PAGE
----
“Deadlines allow us to clarify our thoughts and create an action plan.” — Dan Ariely, Ph.D

10. Create tiny wins

Frustrated about sales? Call one prospect. Want to lose weight? Start walking 20 minutes a day. Need to apologize? Write a card. Any forward motion is a tiny win in the right direction.

“When you feel good about what you did, your brain will change. It will want to do the behavior again in the future. That leads to making the habit stronger.” —B.J. Fogg, Ph.D

Ten ways to get moving. All work. Only one question…what are you doing here (get started).

Hugh Culver

Bio: Hugh Culver co-created the world’s most expensive tours (to the South Pole), started five companies, and teaches experts the business of speaking. Read his blog on the business of speaking. Follow him on Twitter @hughculver

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Break Through The Wall

Four Ways To Break Through the Wall

Let’s be honest, at some point we all hit a wall. A Plateau. A Bad Day. Writer’s Block. Whatever you might call the moment when things stop working. It is a natural part of reaching for a goal. It’s just a part of life. How you handle that moment is crucial though.  If handled wrong the wall becomes too big to overcome, and we become frustrated, irritable, and maybe worst of all, we give up.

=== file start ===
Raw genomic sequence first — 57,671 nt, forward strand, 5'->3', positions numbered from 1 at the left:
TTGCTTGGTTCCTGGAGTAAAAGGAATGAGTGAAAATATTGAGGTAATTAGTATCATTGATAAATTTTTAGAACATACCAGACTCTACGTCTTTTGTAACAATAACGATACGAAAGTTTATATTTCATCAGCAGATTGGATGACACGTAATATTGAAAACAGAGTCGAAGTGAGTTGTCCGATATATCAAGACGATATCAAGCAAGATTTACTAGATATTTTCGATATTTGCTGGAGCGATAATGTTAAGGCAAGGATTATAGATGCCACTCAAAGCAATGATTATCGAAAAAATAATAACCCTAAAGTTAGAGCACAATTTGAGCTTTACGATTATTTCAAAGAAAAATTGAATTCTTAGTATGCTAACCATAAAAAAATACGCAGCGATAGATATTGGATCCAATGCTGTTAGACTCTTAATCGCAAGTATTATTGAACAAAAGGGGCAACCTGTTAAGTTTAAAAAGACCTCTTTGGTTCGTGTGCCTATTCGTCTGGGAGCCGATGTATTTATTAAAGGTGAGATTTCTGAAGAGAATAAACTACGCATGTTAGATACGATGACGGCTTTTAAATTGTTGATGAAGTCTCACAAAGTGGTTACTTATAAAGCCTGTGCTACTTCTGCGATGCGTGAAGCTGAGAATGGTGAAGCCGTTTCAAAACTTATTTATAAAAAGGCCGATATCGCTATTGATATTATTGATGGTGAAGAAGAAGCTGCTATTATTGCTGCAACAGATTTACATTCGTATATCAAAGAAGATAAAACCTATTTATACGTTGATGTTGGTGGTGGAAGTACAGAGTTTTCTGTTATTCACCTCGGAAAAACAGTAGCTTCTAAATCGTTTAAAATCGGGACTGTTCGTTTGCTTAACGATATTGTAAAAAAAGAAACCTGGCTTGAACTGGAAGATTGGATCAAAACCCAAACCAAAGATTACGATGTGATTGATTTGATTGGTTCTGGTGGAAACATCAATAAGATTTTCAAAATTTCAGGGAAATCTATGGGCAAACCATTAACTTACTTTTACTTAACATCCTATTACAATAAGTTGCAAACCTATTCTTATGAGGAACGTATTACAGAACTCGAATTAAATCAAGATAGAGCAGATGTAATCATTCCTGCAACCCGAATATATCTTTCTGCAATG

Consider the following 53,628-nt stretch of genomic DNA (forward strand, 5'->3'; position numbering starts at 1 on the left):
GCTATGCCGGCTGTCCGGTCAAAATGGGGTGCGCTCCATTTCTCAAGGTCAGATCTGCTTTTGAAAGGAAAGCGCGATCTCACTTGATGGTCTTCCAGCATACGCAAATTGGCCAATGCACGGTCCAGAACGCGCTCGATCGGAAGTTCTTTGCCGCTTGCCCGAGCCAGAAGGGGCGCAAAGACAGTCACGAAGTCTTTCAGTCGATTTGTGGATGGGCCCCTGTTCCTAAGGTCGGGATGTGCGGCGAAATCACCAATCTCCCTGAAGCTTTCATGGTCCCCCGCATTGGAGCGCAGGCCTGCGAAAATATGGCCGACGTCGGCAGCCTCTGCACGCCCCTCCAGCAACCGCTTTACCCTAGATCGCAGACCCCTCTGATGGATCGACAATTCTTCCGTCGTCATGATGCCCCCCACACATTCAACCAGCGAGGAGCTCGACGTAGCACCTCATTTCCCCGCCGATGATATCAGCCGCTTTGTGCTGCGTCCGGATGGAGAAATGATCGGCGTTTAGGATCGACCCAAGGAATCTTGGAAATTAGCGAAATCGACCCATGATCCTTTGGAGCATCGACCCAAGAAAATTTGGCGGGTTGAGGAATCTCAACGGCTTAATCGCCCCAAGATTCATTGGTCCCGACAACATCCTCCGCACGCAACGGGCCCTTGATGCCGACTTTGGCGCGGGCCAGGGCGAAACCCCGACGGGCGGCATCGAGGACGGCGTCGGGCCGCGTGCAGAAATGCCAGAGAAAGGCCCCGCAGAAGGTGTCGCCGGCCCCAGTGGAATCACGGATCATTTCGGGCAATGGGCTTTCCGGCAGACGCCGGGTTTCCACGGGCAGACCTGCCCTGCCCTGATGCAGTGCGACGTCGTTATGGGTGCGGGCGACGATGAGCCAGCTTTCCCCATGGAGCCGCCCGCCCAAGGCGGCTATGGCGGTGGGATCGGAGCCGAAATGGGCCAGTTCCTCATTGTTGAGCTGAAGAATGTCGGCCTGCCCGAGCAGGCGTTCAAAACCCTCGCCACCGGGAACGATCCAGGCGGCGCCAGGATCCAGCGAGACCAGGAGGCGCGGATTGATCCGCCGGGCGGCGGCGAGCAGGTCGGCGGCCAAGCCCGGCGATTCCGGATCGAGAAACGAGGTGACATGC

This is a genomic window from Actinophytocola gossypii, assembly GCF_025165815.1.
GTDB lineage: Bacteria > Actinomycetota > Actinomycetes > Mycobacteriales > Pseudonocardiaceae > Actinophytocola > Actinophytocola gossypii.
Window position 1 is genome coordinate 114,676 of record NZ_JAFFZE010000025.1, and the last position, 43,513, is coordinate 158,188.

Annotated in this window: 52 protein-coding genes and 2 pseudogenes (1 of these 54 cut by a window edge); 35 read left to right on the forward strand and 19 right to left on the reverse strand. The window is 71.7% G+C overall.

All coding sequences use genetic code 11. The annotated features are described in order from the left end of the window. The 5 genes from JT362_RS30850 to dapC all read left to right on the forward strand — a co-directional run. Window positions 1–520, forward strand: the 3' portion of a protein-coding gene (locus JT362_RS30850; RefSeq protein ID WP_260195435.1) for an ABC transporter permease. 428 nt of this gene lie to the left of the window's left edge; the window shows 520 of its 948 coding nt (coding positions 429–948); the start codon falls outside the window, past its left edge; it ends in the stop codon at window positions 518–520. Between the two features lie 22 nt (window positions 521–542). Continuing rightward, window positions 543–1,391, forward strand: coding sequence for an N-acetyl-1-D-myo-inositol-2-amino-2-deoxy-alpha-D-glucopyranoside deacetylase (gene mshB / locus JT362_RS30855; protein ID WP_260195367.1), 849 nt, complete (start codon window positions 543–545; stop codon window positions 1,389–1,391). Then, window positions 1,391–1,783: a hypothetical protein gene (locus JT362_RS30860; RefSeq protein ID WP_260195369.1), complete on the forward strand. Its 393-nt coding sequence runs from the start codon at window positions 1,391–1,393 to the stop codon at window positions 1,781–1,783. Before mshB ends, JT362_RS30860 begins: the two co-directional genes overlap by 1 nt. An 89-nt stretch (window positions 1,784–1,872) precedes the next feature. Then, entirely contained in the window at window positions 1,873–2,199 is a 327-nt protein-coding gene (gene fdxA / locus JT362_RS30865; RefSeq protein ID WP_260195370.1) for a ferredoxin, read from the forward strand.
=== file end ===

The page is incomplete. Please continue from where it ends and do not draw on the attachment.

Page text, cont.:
If we handle the moment well, the wall becomes a hurdle.  It doesn’t mean it doesn’t take work or time to overcome, but we soon find ourselves back on track to achieving our goals. Here are a few ways to handle those moments when we hit a wall in our life.

Take a Break

We work hard. Life can get busy. Sometimes we hit the wall when we are tired, and that makes the wall bigger than it actually is. It is OK to take a break. Walk away from the wall for awhile. Part of this is being aware of your situation and self. To be honest enough to take a real break. I know this is difficult for us when we are striving to achieve a goal. But when you feel rested, you might discover that the wall was not that big in the first place.

Ask for Help

This option is also hard to do sometimes. Our pride gets in the way, but consider that great athletes have coaches, great writers have editors, and simply, CEOs have friends. We are people, not machines. Getting someone else’s perspective on a situation is a valuable asset in overcoming a “wall” moment. When working on a goal, our focus can actually blind us from seeing new opportunities or hurdles that trip us up. Life is a team sport, you don’t have to do it alone.